It went from steady snow to borderline nuking out there at times with 2"/hour rates. We were somehow away from the winds, but others told us that the winds were cranking in an area they had visited.
Dec 20, 2022
Widespread D1 slabs were observed in the BTL and NTL (small in many). Did not observe anything large enough to be called a D2, but some skiers mentioned they had found a larger one.
The conditions in the Kendall area are well documented by our public contributors on the observation page. The snowpack was extremely sensitive in the morning hours, with remotely triggered slabs and a crown on almost every convexity or unsupported slope you could spot. We traveled to the top of the trees and just poked our heads out near the top. We observed some snow transport but were surprised at the lack of wind. Digging a quick pit, I got easy results at the new/old interface and at the 12/18 layer. Judging by the depth of most crowns I measured (5-7 inches), the thought is that most of these slabs were failing on low-density snow from the start of the storm (before the bump in temperatures). At the 12/18 interface, I was able to still identify some weak snow and rimed precipitation particles.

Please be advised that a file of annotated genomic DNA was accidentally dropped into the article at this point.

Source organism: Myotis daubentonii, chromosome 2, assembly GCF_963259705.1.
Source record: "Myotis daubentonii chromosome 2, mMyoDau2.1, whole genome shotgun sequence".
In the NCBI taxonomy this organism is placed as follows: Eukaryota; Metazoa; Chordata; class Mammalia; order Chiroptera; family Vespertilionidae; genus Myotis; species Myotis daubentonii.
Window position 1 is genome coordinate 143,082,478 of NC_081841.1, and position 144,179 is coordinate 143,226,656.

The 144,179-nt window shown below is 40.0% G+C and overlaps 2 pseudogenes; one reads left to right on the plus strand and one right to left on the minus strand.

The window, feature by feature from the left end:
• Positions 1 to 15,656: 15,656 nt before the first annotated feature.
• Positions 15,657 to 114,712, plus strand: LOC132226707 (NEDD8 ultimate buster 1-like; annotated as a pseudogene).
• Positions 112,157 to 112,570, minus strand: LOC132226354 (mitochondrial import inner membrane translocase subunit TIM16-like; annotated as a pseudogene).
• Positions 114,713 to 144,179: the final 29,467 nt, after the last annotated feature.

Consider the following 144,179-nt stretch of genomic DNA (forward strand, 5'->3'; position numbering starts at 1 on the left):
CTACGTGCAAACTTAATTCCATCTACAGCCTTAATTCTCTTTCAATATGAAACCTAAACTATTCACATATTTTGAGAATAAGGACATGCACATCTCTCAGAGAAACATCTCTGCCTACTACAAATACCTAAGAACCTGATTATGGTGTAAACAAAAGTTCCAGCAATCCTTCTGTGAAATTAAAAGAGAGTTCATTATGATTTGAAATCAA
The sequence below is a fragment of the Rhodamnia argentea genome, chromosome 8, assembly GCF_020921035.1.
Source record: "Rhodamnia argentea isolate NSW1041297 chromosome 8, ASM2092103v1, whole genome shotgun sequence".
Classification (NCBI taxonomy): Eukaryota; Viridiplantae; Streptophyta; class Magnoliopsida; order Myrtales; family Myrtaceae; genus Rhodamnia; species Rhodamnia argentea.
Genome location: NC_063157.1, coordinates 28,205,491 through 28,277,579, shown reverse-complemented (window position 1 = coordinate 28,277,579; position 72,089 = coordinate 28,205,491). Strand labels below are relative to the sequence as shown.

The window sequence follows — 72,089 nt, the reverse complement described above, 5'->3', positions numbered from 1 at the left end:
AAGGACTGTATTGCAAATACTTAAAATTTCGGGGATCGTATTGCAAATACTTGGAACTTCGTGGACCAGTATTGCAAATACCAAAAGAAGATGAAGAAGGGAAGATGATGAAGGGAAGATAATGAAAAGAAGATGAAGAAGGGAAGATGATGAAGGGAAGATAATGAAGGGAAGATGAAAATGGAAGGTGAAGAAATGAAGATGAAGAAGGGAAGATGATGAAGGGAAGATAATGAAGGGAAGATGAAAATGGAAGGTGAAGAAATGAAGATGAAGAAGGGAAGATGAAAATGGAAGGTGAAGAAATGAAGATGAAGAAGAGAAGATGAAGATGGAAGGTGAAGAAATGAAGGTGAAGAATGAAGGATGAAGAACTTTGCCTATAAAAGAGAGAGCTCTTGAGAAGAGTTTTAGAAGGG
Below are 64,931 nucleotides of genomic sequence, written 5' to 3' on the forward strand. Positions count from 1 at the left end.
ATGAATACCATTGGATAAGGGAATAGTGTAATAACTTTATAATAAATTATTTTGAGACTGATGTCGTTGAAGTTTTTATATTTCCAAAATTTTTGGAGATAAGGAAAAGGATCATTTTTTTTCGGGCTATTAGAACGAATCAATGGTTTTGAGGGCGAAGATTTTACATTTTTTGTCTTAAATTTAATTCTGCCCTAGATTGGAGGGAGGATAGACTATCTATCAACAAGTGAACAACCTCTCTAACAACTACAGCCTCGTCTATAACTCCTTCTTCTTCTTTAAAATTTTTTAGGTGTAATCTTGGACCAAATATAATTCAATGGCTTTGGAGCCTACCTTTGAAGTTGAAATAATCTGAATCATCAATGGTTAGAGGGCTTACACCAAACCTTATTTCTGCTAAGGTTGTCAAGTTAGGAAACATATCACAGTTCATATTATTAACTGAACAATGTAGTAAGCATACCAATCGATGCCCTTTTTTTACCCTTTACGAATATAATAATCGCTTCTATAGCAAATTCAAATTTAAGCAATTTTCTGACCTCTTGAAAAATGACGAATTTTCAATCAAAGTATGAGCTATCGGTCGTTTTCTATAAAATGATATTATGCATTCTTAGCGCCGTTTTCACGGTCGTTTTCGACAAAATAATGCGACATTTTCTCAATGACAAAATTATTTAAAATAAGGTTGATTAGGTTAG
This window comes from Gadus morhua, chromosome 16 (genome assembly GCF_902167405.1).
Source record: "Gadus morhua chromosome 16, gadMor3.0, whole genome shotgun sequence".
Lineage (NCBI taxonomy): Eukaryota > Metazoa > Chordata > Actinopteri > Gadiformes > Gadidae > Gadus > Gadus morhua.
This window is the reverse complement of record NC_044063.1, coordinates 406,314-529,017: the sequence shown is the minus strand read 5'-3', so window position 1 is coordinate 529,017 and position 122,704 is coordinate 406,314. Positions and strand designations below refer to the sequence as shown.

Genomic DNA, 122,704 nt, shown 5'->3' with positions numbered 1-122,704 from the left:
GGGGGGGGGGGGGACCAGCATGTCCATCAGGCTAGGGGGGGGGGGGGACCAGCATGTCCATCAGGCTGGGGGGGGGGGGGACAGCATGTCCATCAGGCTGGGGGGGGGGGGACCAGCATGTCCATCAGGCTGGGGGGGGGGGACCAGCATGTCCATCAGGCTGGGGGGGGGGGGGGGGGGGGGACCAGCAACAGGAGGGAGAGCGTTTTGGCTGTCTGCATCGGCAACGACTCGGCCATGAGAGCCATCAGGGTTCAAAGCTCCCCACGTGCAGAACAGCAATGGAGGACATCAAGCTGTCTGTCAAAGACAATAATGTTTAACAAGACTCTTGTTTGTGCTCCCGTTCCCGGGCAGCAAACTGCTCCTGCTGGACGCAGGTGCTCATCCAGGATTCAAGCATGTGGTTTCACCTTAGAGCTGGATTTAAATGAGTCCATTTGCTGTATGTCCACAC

Blocks were failing easily on uptrack tests and it was easy to know that it was a heads up day right off the bat with so many signs of instability right in your face.
12/18 @ 26cm
CT2 on new/old
CT7 on 12/18
ECTN9 on 12/18
Layer Depth/Date: 13-18 cm